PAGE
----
Shoulder Dislocation in Emergency Medicine
- Author: Sharon R Wilson, MD; Chief Editor: Trevor John Mills, MD, MPH more...
Shoulder dislocation is documented in Egyptian tomb murals as early as 3000 BC, with depiction of a manipulation for glenohumeral dislocation resembling the Kocher technique. Hippocrates detailed the oldest known reduction method still in use today and advocated treating chronic shoulder instability with cauterization of the deep tissues of the anterior shoulder.
Historical techniques to reduce dislocated glenohumeral joints have been shown to be safe when applied correctly. Kocher's method as originally described in 1870 did not involve traction and fell into disfavor when complications occurred with the application of large forces. Most dislocations are anterior, but less frequently, posterior, inferior (luxatio erecta), superior, and intrathoracic dislocations are also possible.
Recent data indicate that arthroscopic stabilization is performed in nearly 90% of shoulder stabilization surgeries in the United States. The percentage of arthroscopic stabilizations increased from 71% of stabilization procedures in 2004 to 89% in 2009, whereas the percentage of open stabilizations decreased from 29% in 2004 to 11% in 2009 (P < .0001).
The shoulder is the most frequently dislocated joint. It moves almost without restriction but pays the price of stability. The shoulder's integrity is maintained by the glenohumeral joint capsule, the cartilaginous glenoid labrum (which extends the shallow glenoid fossa), and muscles of the rotator cuff.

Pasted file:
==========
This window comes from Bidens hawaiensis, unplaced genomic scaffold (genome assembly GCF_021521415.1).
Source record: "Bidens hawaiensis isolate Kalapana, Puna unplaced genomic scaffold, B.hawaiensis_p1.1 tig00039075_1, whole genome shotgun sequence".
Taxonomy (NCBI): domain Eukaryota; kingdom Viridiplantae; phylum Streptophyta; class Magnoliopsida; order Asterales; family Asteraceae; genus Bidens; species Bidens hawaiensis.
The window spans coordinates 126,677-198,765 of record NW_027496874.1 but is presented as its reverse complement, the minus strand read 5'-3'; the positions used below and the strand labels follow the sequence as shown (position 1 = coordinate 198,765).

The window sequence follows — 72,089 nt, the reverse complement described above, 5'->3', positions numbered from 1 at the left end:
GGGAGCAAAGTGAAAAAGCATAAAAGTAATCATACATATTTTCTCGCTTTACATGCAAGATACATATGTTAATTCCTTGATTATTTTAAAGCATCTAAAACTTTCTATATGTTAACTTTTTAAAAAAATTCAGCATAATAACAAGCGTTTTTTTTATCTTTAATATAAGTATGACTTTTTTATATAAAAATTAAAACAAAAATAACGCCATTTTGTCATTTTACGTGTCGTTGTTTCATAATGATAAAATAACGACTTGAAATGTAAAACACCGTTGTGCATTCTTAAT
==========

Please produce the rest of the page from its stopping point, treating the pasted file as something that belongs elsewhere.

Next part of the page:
Anterior dislocations occur in as many as 98% of cases. Anterior displacement of the humeral head is the most common dislocation seen by emergency physicians and is depicted in the image below.
Posterior displacement is the next most frequently occurring dislocation. Inferior (luxatio erecta), superior, and intrathoracic dislocations are rare and are usually associated with complications.
Shoulder dislocations affect approximately 1.7% of the population and are most frequently secondary to trauma. The incidence of all traumatic shoulder dislocations has been estimated at 11.2 cases per 100,000 person-years, with a cumulative incidence rate of 0.7% for men and 0.3% for women up to age 70 years.
A more recent Greek study examined the demographic data and recurrence rates of shoulder dislocations of 308 patients (170 men and 138 women). Subjects were observed for approximately 6 years. The most frequent mechanism of injury was falling, and 92% of reductions were in the ED. The overall recurrence rate in all ages was 50%, but rose to almost 89% in the 14-20 year age group.
Gender distribution is bimodal, with peak incidence in men aged 20-30 years (with a male-to-female ratio of 9:1) and in women aged 61-80 years (with a female-to-male ratio of 3:1).
Shoulder dislocation occurs more frequently in adolescents than in younger children because the weaker epiphyseal growth plates in children tend to fracture before dislocation occurs.
In older adults, collagen fibers have fewer cross-links, making the joint capsule and supporting tendons and ligaments weaker and dislocation more likely.
Anterior dislocation is most commonly seen in those aged 18-25 years due to sporting injury. The second most common age group to sustain anterior dislocation is in elderly persons due to their susceptibility to falls.
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